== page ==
One of the most prominent abortion providers in the world announced Friday that she will not stop sending pills that trigger abortions to the United States — even though the FDA has ordered her to close up shop.
“I tried to go to a local Planned Parenthood but my boyfriend tracked my location and showed up at the clinic to take me home,” one woman, begging for help, wrote to Rebecca Gomperts, an Austria-based physician. “I cannot have a baby at this time, and I need to please find a way to safely end this pregnancy.”
“It was assault. I’m homeless and trying to get off the street,” somebody else wrote. “This is going to ruin anything I have spent the last year trying to get together.”
“I have three disabled children already. I cannot financially or emotionally support one more child,” yet another wrote. “The three I have already require so much, and I have no help at all.”
These women sent their messages to Aid Access, an online service founded by Gomperts that ships abortion-inducing pills to American women. Gomberts’ attorney detailed the requests in a letter to the FDA on Friday, just days after Alabama passed a law to ban almost all abortions within the state.
Under the law, which is not yet in effect, abortions would only be permitted if the pregnancy posed a “serious health risk” to the mother. There are no exceptions for rape or incest, and doctors who perform the procedure could be imprisoned for 99 years.
“I will not be deterred,” Gomperts said in a statement Friday. “When U.S. women seeking to terminate their pregnancies prior to nine weeks consult me, I will not turn them away. I will continue to protect the human and constitutional right of my patients to access safe abortion services.”
Gomperts first launched Aid Access in 2018, more than a decade after starting Women on Web, a similar service for people who live in countries where abortion is illegal. Women who log onto Aid Access are screened online for their eligibility for medication abortions. (If they’re more than nine weeks pregnant, the pills may not work.)
Gomperts consults with prospective patients remotely, then fills their prescriptions for misoprostol and mifepristone. The abortion-causing pills are ultimately shipped to the United States by an India-based pharmacy.
Last year, Gomperts said 11,108 women, who lived in all 50 states and Washington, D.C., consulted her about abortions. She ended up prescribing 2,581 medication abortions. More than one in four women could not afford to pay for Aid Access’ services, which cost 80 euros. (Aid Access helps women cover the cost, if necessary.)
Right now, FDA guidelines dictate that pills to induce medication abortions in the U.S. must be prescribed by a certified health care provider in a clinic, medical office, or hospital. Those abortions currently account for about one third of all abortions in the United States.
In October 2018, the FDA announced that it was investigating Aid Access. Six months later, the FDA sent Gomperts a letter, warning her that the agency had determined she introduced “misbranded and unapproved new drugs” into the United States. This violates the Federal Food, Drug, and Cosmetic Act, according to the FDA.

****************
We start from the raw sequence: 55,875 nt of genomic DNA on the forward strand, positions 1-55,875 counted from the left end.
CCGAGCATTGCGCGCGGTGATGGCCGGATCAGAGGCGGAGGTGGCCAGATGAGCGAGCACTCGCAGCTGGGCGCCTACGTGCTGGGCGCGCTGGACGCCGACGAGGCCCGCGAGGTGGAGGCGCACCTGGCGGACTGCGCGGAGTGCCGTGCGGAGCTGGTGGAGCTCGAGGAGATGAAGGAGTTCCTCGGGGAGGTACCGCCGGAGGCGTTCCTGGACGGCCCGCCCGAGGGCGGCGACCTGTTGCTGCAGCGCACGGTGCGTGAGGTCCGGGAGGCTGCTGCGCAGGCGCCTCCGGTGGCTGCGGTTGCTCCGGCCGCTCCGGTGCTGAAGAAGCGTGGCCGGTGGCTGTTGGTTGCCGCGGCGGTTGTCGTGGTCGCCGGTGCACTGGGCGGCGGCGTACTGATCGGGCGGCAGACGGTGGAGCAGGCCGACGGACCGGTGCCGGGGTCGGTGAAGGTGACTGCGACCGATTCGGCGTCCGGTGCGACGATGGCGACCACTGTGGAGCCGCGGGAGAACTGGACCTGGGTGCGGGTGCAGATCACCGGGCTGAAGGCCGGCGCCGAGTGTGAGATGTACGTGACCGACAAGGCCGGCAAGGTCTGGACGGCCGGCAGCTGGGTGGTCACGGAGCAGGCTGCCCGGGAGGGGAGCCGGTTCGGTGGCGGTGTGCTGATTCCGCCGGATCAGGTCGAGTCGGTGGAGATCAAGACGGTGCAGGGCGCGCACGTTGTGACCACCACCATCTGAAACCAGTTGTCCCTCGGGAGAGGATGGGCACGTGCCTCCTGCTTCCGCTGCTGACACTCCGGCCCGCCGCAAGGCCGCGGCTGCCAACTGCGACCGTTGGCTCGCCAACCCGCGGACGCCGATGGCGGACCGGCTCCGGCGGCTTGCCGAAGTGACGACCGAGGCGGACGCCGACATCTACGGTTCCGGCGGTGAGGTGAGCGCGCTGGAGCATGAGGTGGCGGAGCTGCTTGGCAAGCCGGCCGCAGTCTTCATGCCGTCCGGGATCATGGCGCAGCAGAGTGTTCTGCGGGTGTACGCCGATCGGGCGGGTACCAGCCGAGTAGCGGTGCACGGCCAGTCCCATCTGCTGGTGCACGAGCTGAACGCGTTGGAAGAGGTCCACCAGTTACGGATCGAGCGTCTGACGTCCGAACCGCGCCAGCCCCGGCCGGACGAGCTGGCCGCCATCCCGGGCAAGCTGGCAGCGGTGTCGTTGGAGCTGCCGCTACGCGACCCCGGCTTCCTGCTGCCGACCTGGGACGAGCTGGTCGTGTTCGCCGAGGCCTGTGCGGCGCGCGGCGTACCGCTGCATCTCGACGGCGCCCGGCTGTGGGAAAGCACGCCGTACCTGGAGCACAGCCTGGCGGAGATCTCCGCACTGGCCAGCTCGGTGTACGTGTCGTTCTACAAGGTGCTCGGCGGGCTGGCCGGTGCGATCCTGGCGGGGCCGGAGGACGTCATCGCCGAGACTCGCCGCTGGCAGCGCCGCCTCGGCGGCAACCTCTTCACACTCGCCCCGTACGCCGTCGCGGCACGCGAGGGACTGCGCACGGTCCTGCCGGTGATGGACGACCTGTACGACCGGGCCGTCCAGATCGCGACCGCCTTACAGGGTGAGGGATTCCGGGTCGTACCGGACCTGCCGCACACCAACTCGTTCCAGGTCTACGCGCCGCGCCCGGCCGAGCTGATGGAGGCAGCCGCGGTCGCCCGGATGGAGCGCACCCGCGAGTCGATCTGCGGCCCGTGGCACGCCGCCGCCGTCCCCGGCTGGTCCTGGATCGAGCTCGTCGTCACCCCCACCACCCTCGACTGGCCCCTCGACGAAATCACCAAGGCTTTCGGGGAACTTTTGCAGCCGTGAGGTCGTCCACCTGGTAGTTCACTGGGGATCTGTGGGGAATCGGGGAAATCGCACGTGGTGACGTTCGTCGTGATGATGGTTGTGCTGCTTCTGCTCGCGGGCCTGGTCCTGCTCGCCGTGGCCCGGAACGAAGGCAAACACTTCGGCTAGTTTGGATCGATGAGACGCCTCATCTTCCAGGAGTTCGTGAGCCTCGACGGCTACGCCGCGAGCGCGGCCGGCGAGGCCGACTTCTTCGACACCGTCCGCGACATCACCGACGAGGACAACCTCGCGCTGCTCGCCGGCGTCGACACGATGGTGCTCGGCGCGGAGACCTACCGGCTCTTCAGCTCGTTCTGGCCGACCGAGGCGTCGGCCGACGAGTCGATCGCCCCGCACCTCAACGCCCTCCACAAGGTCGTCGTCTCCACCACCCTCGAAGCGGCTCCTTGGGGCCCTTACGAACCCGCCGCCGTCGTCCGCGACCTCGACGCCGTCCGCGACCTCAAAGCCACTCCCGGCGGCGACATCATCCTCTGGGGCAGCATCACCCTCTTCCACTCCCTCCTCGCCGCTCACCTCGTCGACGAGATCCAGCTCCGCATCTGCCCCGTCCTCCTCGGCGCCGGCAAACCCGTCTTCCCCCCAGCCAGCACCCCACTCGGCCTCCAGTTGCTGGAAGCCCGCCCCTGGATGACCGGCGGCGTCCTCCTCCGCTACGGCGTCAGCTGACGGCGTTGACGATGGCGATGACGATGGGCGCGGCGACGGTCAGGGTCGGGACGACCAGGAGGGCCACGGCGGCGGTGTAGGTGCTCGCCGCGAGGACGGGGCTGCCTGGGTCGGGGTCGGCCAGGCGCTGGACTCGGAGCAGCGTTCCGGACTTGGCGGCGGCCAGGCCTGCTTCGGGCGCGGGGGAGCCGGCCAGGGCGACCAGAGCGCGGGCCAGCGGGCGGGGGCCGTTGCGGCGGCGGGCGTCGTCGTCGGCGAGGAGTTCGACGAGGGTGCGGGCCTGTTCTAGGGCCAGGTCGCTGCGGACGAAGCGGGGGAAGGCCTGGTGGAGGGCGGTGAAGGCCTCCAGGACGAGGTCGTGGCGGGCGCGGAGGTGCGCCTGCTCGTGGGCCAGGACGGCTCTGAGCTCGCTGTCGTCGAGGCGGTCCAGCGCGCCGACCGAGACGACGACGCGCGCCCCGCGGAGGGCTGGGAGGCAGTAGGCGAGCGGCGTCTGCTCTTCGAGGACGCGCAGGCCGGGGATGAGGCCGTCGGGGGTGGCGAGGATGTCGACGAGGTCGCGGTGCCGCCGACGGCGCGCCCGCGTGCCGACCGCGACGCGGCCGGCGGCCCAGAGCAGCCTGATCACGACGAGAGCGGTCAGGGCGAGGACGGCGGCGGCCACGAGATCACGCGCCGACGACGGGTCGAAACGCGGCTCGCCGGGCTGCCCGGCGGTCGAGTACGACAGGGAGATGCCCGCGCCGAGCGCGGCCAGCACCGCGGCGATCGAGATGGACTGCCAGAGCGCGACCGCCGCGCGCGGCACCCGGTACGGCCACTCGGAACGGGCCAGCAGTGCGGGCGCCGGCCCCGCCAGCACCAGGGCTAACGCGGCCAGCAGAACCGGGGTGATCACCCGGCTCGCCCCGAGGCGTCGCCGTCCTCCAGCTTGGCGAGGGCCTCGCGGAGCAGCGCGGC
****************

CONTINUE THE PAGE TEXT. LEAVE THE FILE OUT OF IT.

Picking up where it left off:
“Unapproved new drugs do not have the same assurance of safety and effectiveness as those drugs subject to FDA oversight,” the FDA’s letter said. “Drugs that have circumvented regulatory safeguards may be contaminated; counterfeit, contain varying amounts of active ingredients, or contain different ingredients altogether.”
The response from Gomperts’ attorney alleges that the doctor is not aware of any hospitalizations, deaths, or complications related to the pills Aid Access provides. A 2017 study also found the abortions facilitated by Women on Web, whose service is very similar to Aid Access, to be as safe as abortions performed in clinics — which is to say, they’re safe. Furthermore, the letter argues that the FDA does not have jurisdiction over Gomperts, and that the agency is making it unconstitutionally difficult for her patients to get abortions.
“The right of a woman to terminate a pregnancy prior to viability is guaranteed in the U.S. Constitution,” the letter reads. “Unfortunately, many women in the U.S. can only exercise that right by seeking medical care from Dr. Gomperts.”
In a statement to VICE News, the FDA said that drugs purchased from "foreign internet sources" are not subject to FDA manufacturing regulations or facility inspections.
"Failure to correct the violations of the law may result in FDA regulatory action, including seizure or injunction, without further notice," the agency said. "We cannot comment on a potential future action at this time, but we remain very concerned about the sale of unapproved mifepristone for medical termination of early pregnancy on the Internet, because this bypasses important safeguards designed to protect women’s health."
Attached, as an exhibit, to the end of the letter from Gomperts' attorney, the testimonies from Aid Access’ patients spanned 12 pages.
“You guys literally saved my life,” one person wrote, according to the letter. “I have heart failure and would not be able to go through a child birth.”
“I just want to say thank you for guiding me through this entire process, and following up with me whenever I needed any help,” another added. “I can never thank you enough. Thank you.”
Cover image: Founder of Dutch abortion rights organization "Women on Waves", Rebecca Gomperts, gives a conference on contraception in Buenos Aires, Friday Dec. 10, 2004. (AP Photo/Natacha Pisarenko)